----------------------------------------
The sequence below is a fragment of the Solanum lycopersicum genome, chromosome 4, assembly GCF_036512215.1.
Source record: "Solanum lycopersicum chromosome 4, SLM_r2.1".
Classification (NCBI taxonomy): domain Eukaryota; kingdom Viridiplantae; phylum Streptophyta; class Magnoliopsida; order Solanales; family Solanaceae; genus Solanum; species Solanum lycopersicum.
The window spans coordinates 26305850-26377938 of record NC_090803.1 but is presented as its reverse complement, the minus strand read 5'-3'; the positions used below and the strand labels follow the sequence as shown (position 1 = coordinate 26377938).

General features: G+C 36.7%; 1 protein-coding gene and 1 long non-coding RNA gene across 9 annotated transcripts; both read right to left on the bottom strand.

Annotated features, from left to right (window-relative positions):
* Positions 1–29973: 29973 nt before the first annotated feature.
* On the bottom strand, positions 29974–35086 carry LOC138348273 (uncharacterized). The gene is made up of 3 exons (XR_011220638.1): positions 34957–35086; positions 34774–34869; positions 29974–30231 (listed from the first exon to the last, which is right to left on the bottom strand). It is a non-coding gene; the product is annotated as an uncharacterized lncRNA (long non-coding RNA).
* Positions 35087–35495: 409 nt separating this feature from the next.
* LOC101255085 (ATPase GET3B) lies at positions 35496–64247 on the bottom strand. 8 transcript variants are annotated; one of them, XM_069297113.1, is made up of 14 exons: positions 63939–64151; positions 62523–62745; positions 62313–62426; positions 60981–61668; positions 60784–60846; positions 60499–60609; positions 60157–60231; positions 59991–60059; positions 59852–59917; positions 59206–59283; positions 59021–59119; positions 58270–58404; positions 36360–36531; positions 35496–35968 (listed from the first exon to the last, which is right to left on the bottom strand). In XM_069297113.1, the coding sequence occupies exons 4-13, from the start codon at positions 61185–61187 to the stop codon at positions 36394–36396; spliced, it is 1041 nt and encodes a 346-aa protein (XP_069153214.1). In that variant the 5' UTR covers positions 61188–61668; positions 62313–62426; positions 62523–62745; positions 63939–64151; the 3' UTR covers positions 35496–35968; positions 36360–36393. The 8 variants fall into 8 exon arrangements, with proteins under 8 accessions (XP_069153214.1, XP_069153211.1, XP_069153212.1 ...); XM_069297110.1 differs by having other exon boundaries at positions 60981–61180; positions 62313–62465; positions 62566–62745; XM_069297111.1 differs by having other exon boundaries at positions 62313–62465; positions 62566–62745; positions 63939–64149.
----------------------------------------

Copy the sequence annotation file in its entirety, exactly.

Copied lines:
The sequence below is a fragment of the Solanum lycopersicum genome, chromosome 4, assembly GCF_036512215.1.
Source record: "Solanum lycopersicum chromosome 4, SLM_r2.1".
Classification (NCBI taxonomy): domain Eukaryota; kingdom Viridiplantae; phylum Streptophyta; class Magnoliopsida; order Solanales; family Solanaceae; genus Solanum; species Solanum lycopersicum.
The window spans coordinates 26305850-26377938 of record NC_090803.1 but is presented as its reverse complement, the minus strand read 5'-3'; the positions used below and the strand labels follow the sequence as shown (position 1 = coordinate 26377938).

General features: G+C 36.7%; 1 protein-coding gene and 1 long non-coding RNA gene across 9 annotated transcripts; both read right to left on the bottom strand.

Annotated features, from left to right (window-relative positions):
* Positions 1–29973: 29973 nt before the first annotated feature.
* On the bottom strand, positions 29974–35086 carry LOC138348273 (uncharacterized). The gene is made up of 3 exons (XR_011220638.1): positions 34957–35086; positions 34774–34869; positions 29974–30231 (listed from the first exon to the last, which is right to left on the bottom strand). It is a non-coding gene; the product is annotated as an uncharacterized lncRNA (long non-coding RNA).
* Positions 35087–35495: 409 nt separating this feature from the next.
* LOC101255085 (ATPase GET3B) lies at positions 35496–64247 on the bottom strand. 8 transcript variants are annotated; one of them, XM_069297113.1, is made up of 14 exons: positions 63939–64151; positions 62523–62745; positions 62313–62426; positions 60981–61668; positions 60784–60846; positions 60499–60609; positions 60157–60231; positions 59991–60059; positions 59852–59917; positions 59206–59283; positions 59021–59119; positions 58270–58404; positions 36360–36531; positions 35496–35968 (listed from the first exon to the last, which is right to left on the bottom strand). In XM_069297113.1, the coding sequence occupies exons 4-13, from the start codon at positions 61185–61187 to the stop codon at positions 36394–36396; spliced, it is 1041 nt and encodes a 346-aa protein (XP_069153214.1). In that variant the 5' UTR covers positions 61188–61668; positions 62313–62426; positions 62523–62745; positions 63939–64151; the 3' UTR covers positions 35496–35968; positions 36360–36393. The 8 variants fall into 8 exon arrangements, with proteins under 8 accessions (XP_069153214.1, XP_069153211.1, XP_069153212.1 ...); XM_069297110.1 differs by having other exon boundaries at positions 60981–61180; positions 62313–62465; positions 62566–62745; XM_069297111.1 differs by having other exon boundaries at positions 62313–62465; positions 62566–62745; positions 63939–64149.